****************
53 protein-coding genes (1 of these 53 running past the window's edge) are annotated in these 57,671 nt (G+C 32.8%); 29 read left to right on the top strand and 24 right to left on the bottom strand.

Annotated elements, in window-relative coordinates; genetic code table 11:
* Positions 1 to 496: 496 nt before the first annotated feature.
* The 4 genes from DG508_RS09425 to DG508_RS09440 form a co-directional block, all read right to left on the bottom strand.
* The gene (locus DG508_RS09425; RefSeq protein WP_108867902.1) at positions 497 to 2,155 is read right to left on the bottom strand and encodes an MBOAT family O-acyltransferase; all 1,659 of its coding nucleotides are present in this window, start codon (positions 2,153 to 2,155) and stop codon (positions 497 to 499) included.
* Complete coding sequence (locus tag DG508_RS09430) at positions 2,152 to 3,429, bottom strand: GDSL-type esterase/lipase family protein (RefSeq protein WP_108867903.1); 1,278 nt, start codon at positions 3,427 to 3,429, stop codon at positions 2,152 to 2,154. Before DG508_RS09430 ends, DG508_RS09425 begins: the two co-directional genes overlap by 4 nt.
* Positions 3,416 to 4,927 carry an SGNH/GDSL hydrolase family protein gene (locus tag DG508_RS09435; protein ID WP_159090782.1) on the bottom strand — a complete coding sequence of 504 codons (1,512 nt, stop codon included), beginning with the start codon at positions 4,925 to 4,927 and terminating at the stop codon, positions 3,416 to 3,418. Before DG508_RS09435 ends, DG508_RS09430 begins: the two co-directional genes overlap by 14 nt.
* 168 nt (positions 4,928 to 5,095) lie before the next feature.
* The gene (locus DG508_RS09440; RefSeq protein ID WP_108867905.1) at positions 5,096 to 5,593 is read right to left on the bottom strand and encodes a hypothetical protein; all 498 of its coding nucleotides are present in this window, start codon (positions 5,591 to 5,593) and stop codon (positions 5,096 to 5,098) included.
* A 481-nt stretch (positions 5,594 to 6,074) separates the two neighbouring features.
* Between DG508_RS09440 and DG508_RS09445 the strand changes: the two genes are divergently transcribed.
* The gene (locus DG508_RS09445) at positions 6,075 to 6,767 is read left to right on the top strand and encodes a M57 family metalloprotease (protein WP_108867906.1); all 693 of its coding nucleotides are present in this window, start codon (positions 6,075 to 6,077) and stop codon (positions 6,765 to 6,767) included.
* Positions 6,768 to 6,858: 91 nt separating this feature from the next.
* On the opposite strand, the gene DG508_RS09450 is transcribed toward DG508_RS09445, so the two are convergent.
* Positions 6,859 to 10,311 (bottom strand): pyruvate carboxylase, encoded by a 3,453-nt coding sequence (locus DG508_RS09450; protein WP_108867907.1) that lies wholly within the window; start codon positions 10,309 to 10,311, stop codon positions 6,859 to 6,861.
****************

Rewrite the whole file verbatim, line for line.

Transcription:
53 protein-coding genes (1 of these 53 running past the window's edge) are annotated in these 57,671 nt (G+C 32.8%); 29 read left to right on the top strand and 24 right to left on the bottom strand.

Annotated elements, in window-relative coordinates; genetic code table 11:
* Positions 1 to 496: 496 nt before the first annotated feature.
* The 4 genes from DG508_RS09425 to DG508_RS09440 form a co-directional block, all read right to left on the bottom strand.
* The gene (locus DG508_RS09425; RefSeq protein WP_108867902.1) at positions 497 to 2,155 is read right to left on the bottom strand and encodes an MBOAT family O-acyltransferase; all 1,659 of its coding nucleotides are present in this window, start codon (positions 2,153 to 2,155) and stop codon (positions 497 to 499) included.
* Complete coding sequence (locus tag DG508_RS09430) at positions 2,152 to 3,429, bottom strand: GDSL-type esterase/lipase family protein (RefSeq protein WP_108867903.1); 1,278 nt, start codon at positions 3,427 to 3,429, stop codon at positions 2,152 to 2,154. Before DG508_RS09430 ends, DG508_RS09425 begins: the two co-directional genes overlap by 4 nt.
* Positions 3,416 to 4,927 carry an SGNH/GDSL hydrolase family protein gene (locus tag DG508_RS09435; protein ID WP_159090782.1) on the bottom strand — a complete coding sequence of 504 codons (1,512 nt, stop codon included), beginning with the start codon at positions 4,925 to 4,927 and terminating at the stop codon, positions 3,416 to 3,418. Before DG508_RS09435 ends, DG508_RS09430 begins: the two co-directional genes overlap by 14 nt.
* 168 nt (positions 4,928 to 5,095) lie before the next feature.
* The gene (locus DG508_RS09440; RefSeq protein ID WP_108867905.1) at positions 5,096 to 5,593 is read right to left on the bottom strand and encodes a hypothetical protein; all 498 of its coding nucleotides are present in this window, start codon (positions 5,591 to 5,593) and stop codon (positions 5,096 to 5,098) included.
* A 481-nt stretch (positions 5,594 to 6,074) separates the two neighbouring features.
* Between DG508_RS09440 and DG508_RS09445 the strand changes: the two genes are divergently transcribed.
* The gene (locus DG508_RS09445) at positions 6,075 to 6,767 is read left to right on the top strand and encodes a M57 family metalloprotease (protein WP_108867906.1); all 693 of its coding nucleotides are present in this window, start codon (positions 6,075 to 6,077) and stop codon (positions 6,765 to 6,767) included.
* Positions 6,768 to 6,858: 91 nt separating this feature from the next.
* On the opposite strand, the gene DG508_RS09450 is transcribed toward DG508_RS09445, so the two are convergent.
* Positions 6,859 to 10,311 (bottom strand): pyruvate carboxylase, encoded by a 3,453-nt coding sequence (locus DG508_RS09450; protein WP_108867907.1) that lies wholly within the window; start codon positions 10,309 to 10,311, stop codon positions 6,859 to 6,861.